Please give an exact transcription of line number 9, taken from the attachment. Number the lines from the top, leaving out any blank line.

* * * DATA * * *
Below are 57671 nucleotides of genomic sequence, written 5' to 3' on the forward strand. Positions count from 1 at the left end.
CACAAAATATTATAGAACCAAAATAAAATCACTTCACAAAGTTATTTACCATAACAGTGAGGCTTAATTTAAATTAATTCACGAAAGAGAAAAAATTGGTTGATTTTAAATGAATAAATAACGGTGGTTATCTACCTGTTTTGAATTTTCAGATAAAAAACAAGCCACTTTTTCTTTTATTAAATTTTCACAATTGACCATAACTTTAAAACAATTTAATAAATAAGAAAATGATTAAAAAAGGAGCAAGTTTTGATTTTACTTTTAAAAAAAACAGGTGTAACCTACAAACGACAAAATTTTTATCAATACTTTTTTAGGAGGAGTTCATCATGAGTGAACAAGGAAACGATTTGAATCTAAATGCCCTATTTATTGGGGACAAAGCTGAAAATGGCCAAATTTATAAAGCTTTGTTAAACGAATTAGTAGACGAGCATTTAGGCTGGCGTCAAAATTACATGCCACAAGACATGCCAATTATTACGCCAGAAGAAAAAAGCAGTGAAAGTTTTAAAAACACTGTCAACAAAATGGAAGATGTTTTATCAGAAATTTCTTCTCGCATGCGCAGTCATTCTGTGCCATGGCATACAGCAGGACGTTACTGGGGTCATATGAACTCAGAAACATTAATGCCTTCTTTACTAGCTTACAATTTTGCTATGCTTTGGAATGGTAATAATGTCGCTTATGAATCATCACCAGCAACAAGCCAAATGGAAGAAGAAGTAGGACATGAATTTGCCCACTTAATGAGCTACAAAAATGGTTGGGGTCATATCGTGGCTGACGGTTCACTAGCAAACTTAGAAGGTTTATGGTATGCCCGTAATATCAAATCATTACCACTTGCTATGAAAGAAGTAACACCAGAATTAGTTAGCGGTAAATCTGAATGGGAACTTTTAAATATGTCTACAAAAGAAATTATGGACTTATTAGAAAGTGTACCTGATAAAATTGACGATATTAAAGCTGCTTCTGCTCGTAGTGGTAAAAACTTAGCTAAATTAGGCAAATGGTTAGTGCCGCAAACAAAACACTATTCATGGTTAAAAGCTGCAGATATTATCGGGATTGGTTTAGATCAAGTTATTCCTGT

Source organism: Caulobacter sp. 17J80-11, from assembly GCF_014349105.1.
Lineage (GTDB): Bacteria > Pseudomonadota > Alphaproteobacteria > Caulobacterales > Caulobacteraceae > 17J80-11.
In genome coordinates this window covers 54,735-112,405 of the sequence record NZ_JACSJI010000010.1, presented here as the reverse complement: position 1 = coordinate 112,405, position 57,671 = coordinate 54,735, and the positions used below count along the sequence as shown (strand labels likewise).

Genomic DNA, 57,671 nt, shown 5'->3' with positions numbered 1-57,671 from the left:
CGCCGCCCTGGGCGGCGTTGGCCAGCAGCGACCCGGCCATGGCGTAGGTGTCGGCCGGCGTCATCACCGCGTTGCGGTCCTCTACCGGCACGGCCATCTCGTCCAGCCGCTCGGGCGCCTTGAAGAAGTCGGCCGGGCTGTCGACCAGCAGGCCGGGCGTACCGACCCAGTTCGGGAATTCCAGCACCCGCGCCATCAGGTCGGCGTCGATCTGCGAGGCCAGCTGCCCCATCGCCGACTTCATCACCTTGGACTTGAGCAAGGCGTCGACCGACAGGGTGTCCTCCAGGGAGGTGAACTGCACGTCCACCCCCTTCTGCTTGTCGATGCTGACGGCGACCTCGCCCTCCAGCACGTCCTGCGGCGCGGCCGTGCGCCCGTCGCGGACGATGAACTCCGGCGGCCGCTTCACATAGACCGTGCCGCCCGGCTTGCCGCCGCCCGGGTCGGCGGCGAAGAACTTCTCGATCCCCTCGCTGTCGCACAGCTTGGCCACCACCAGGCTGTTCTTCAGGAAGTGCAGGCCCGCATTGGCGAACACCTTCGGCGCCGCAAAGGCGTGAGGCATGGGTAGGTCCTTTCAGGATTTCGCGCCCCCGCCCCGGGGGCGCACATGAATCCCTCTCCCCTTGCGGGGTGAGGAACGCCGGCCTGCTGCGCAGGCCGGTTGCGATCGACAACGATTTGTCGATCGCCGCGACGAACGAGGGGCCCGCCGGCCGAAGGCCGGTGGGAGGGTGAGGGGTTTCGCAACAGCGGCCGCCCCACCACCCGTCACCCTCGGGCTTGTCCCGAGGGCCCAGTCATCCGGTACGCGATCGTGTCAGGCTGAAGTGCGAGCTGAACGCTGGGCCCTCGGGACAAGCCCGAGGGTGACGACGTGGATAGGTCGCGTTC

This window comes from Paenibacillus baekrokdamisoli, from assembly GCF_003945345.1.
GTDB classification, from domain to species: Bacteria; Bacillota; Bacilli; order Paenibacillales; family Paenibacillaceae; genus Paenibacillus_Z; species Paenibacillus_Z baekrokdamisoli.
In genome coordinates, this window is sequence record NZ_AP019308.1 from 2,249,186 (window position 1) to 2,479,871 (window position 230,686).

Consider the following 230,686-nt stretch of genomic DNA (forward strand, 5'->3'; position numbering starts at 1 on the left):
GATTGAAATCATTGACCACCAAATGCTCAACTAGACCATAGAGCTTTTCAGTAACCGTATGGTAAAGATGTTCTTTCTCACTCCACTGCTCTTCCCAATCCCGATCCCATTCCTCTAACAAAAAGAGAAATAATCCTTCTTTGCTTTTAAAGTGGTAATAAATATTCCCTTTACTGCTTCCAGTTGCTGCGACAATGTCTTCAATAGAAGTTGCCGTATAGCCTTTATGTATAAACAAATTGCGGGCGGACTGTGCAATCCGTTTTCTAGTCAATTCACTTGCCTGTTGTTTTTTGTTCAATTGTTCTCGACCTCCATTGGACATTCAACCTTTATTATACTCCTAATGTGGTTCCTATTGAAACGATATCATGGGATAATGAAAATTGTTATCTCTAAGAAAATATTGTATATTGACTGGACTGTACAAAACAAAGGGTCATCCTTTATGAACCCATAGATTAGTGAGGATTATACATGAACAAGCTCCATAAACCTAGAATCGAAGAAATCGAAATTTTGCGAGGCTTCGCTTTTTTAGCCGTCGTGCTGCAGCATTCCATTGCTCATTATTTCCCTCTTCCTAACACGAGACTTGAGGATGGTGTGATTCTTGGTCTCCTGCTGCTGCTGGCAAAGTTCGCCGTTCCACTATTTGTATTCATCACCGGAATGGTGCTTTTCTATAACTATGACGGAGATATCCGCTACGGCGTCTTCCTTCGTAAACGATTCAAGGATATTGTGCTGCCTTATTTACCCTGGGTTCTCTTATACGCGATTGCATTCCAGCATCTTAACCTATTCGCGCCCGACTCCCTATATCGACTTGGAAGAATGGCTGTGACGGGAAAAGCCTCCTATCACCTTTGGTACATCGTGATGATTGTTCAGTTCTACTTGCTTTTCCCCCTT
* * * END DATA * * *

GTDB classification, from domain to species: Bacteria; Bacillota; Bacilli; order Paenibacillales; family Paenibacillaceae; genus Paenibacillus_Z; species Paenibacillus_Z baekrokdamisoli.